You've changed your focus, run out of space, tired of dusting or just need the money. Whatever the reason, it's time to lose the collection. But how?
If you're not in a hurry, selling items individually will usually bring higher prices than selling the entire collection as a group. It's also harder to find someone to buy a huge lot.
Selling the collection individually can also pay off if you have rare pieces that are sought after by collectors.
The downside: it takes more time and effort than one realizes.
3. Online MallsGetting the best price depends on the venue chosen, e.g. don't sell autographs on a site that is heavy into antiques or vice-versa. Do some research and find out where your type of collectors are hanging out and where they are buying.
It can be a bit of work loading your descriptions, pictures and general set-up. But you get to set your own prices and although someone might ask for a better deal, you still decide the final price. Fees can vary widely.
4. BonanzaI'm not quite sure how to classify Bonanzle. It's not really an auction site -- but it could be, as some sellers will have a live auction. It's more like an online mall, but different. The listing fees are free, selling fees are 3% and there is lots of interaction between buyers and sellers.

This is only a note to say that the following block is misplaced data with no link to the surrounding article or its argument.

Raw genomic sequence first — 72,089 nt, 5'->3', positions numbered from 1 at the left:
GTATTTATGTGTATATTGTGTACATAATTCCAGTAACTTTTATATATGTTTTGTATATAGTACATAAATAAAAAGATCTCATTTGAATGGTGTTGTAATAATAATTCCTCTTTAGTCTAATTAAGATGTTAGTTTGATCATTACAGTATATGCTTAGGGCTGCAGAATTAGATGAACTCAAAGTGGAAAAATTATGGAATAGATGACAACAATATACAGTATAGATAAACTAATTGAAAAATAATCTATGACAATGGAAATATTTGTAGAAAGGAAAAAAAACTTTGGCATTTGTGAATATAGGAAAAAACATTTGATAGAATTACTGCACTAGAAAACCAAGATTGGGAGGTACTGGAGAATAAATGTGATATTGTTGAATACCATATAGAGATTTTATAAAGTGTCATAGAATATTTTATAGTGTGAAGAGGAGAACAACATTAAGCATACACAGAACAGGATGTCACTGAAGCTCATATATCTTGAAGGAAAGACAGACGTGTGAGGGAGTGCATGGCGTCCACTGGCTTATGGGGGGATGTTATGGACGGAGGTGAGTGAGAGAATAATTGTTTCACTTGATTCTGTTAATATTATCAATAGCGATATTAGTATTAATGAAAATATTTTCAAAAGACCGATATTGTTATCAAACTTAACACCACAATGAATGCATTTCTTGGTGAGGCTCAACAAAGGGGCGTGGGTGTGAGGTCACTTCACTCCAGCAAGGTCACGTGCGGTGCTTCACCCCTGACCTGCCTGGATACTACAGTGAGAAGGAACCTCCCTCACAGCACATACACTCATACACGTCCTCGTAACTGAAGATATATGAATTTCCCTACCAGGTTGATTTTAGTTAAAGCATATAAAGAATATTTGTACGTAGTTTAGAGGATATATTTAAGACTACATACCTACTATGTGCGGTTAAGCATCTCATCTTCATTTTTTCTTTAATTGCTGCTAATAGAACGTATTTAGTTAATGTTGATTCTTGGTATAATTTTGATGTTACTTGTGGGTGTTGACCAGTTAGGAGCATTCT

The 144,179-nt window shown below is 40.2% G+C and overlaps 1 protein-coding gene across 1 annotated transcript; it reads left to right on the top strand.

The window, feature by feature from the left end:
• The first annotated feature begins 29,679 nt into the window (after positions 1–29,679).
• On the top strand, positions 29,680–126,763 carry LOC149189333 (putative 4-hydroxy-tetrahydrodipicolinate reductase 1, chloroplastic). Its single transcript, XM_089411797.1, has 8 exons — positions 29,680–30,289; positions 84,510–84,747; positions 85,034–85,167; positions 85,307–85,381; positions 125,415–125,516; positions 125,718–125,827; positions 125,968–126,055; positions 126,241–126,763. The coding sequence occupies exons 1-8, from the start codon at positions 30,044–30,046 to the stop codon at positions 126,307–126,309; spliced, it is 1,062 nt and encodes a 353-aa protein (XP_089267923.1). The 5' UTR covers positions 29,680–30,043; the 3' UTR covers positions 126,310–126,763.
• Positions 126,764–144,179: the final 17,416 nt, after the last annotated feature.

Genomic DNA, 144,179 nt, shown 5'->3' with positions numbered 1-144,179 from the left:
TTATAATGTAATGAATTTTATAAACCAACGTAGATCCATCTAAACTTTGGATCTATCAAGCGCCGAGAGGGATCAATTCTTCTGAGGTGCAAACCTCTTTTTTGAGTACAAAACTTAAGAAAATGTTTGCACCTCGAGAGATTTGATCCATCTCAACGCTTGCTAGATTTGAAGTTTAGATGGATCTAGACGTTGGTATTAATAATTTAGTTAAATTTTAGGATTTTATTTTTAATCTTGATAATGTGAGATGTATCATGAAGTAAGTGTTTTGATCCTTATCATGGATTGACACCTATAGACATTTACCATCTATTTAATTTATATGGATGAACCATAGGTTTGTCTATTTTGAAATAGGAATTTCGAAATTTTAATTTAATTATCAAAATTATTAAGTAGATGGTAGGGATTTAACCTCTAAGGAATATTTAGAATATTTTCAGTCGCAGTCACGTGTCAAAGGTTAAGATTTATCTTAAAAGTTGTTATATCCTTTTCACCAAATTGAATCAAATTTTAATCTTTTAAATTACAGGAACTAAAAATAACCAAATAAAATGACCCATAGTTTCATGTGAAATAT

5. Flea Markets Anyone?You've probably found lots of your treasures at flea markets, perhaps now you can reverse the process and sell your unwanted treasures there. The upside is -- you're probably familiar with the local flea markets and know which ones carry your type of stuff.
It isn't necessarily any easy project to undertake, but if you're a people person, you might get bitten by the bug and start looking for more stuff to sell.
TIP: Put a small classified ad on Craig's List or in the newspaper mentioning your collection and the flea market it will be sold at. More eyes means more sales!
Reach out in as many places as you can by posting sale listings on collector forum/bulletin boards around the Internet.
In either case, don't annoy folks by posting dozens of listings at one time.
One source that I've used in the past year or so has been Craigs List. It is an online option, but it's free and has an avid following, certainly worth a try. Unfortunately there have been also stories of people taking advantage of sellers, so be safe. Never let strangers in your home and never be alone when meeting them.
8. eBay Drop Off /Consignment StoresFind an auction drop-off business that specializes in selling your stuff for you online.
The downside: Not all stores will know about your items and you might need to do a little hand-holding to be sure descriptions are correct and categories are the best fit. Find out all fees before signing on the dotted line. Charges could include the commission, listing fee, transaction fee and Paypal fees.
9. Selling in One Swoop - Auction HousesThere is a lot to be said by getting rid of everything in one fell swoop, but that doesn't mean putting 300 cookie jars in one eBay auction and wondering why no one wants to buy them all as a group or instant collection.
If you don't want to mess with the stuff or just want to get it over with quickly, try consigning your stuff to an auction house, choices include online, local or a specialty house. Check their references, fees and the work required from you before deciding on the right auction.
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